Listen: Four World Premieres by Juilliard Composers

Live from the Juilliard School's Peter Jay Sharp Theater on Feb. 25, 2013

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Tuesday, April 16, 2013

On Tuesday, April 16 at 8 pm on New York Now, Q2 Music and host Suzanne Farrin present an exclusive stream of the Juilliard School's annual composers' competition concert. Featuring the Juilliard Orchestra under the direction of conductor Jeffrey Milarsky, the concert offers four world premieres from current student composers.

The evening opened with the 2013 Arthur Friedman Composition Prize-winning Relic by Paul Frucht, a second-year master of music degree composition student originally from Danbury, Connecticut. For the program notes, Frucht writes that his piece was an effort to "make the triad itself sound as though it has a place in the 21st century" and to "pay homage to sonority, a relic and cornerstone of harmony, filtered through my own contemporary voice." 

Margarita at the Ball by Russian-born Yuri Boguinia, a third-year bachelor of music degree in composition student, concluded the first half. Piano soloist Maxwell Foster joined the orchestra for this work whose evocative program notes included the lines, "Live satin butterflies swooped up and down above the dancing hordes; flowers fluttered down from the ceilings. Whenever the electricity went off, myriad glowworms lit up in the tops of the columns, and will-o’-the wisps floated in the air." 

The second half opened with The Illusionist, by Stefan Cwik, a master of music degree candidate and winner of the 2011 Juilliard Orchestral Composition Competition, who describes the work as "a tone poem for orchestra that is meant to illustrate the theatrical prowess and awe of a master illusionist."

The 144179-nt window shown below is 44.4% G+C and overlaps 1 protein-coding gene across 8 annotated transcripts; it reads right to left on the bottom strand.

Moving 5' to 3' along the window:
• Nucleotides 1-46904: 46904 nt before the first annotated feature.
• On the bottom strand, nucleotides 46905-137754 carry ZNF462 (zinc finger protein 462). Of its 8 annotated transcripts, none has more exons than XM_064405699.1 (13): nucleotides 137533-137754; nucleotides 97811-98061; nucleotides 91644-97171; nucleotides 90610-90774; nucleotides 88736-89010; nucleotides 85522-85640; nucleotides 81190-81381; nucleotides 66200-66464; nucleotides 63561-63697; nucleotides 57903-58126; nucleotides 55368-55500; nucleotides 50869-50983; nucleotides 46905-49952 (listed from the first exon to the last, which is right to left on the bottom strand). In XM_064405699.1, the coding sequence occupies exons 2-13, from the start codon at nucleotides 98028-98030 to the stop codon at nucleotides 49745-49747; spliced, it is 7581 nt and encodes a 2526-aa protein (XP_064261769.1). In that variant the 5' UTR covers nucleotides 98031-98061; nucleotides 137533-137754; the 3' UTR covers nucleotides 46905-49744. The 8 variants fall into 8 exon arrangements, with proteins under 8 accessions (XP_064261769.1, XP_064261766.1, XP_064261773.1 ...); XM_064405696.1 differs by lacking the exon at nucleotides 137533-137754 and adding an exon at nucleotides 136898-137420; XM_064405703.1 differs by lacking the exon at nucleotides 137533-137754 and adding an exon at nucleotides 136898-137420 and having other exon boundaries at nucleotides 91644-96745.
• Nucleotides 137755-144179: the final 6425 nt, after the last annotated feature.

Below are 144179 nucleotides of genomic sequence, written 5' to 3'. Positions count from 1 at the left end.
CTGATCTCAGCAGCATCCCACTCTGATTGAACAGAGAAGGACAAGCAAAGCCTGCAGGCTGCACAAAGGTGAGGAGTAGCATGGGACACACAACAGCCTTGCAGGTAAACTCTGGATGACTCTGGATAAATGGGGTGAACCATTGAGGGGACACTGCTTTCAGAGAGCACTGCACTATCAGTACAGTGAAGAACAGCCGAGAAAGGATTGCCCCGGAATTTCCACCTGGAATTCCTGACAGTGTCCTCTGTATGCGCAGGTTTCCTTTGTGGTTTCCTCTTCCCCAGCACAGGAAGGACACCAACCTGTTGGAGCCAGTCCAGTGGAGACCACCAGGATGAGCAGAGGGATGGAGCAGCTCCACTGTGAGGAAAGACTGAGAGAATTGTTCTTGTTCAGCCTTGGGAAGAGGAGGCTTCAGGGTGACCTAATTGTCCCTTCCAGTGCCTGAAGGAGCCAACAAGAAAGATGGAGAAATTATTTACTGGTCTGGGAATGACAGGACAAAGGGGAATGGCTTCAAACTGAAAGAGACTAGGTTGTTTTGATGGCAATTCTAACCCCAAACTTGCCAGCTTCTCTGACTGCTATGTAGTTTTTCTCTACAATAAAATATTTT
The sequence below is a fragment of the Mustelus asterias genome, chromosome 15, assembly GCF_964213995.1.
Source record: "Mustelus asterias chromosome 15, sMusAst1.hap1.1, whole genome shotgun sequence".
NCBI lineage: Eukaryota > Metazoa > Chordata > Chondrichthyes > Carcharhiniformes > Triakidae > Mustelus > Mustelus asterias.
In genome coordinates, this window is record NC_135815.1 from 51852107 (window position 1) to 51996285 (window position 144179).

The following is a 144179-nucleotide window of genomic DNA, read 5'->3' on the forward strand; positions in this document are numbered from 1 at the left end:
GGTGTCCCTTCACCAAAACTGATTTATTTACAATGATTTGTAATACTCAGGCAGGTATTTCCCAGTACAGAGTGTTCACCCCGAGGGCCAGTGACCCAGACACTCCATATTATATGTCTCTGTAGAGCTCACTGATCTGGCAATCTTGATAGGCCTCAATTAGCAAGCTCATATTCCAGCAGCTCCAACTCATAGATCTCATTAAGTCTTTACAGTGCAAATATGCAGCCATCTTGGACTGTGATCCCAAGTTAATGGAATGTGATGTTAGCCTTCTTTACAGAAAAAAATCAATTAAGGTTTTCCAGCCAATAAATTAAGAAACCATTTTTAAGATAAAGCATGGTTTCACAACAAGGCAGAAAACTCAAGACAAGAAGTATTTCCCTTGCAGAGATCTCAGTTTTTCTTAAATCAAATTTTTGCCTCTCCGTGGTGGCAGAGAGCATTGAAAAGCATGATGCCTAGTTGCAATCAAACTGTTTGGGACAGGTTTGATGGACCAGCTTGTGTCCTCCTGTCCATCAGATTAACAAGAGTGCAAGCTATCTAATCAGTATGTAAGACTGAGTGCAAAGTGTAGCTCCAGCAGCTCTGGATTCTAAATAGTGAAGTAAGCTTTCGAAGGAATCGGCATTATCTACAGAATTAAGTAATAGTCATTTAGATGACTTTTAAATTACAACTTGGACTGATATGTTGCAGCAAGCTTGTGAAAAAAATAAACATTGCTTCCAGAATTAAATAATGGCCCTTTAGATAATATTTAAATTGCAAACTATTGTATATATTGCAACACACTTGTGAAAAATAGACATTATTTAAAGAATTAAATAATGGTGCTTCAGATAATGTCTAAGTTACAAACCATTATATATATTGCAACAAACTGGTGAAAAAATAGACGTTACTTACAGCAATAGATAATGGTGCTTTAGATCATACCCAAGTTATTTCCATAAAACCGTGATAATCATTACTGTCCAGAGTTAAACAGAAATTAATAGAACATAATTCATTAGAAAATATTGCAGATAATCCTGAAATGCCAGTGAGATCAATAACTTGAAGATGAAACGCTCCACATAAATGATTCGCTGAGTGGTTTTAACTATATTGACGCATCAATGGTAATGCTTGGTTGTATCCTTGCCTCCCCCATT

The final work is an orchestral suite extracted from the two-act ballet, The Nectar, by Chinese-born composer-pianist and third-year bachelor of music degree student Peng-Peng Gong. Based on a fairy tale by novelist He Shu-kun, the story tells the tale of "a schoolboy who befriends a honeycomb after rescuing a honeybee from an insect's lab, and how his miniature friends were later killed in order to protect him from their rival species."


Complete Program

Paul Frucht: Relic


Yuri Boguinia: Margarita at the Ball


Stefan Cwik: The Illusionist


Peng-Peng Gong: The Nectar, Suite No. 1: "City Scenes"; "Dance of the Boy"; "The Blue-Eyed Awakening"; "Pas de Deux"; "Dance of the Killers" 

Hosted by:

Suzanne Farrin

Comments [3]

Sarah from Philadelphia

I personally like peng peng's music over the other composers. there seems to be a generic style of writing these days that involves lots of glittery sounds and loud sounds but with absolutely no personality or anything that compels one to listen to the music. even though these composers think they are all cutting edge and unique, the sad truth is that all of the pieces sound the same and are very unattractive peng's on the other other hand had some beauty and noticeable structure- that might seem like old school but maybe old school has something to teach the young clone like composers that can't hold the audiences attention. yes, I'm very educated, yes I know contemporary music incase you were wondering.

Jan. 15 2016 08:14 PM
Nathan from Lexington KY

Peng Peng- Gong's music is well done. He was used some Mongolian songs and Chinese songs.......

Apr. 06 2015 11:58 PM
Banvir Chaudhary from nyc

Last piece sounds like from Star Wars!

Apr. 12 2013 03:22 PM

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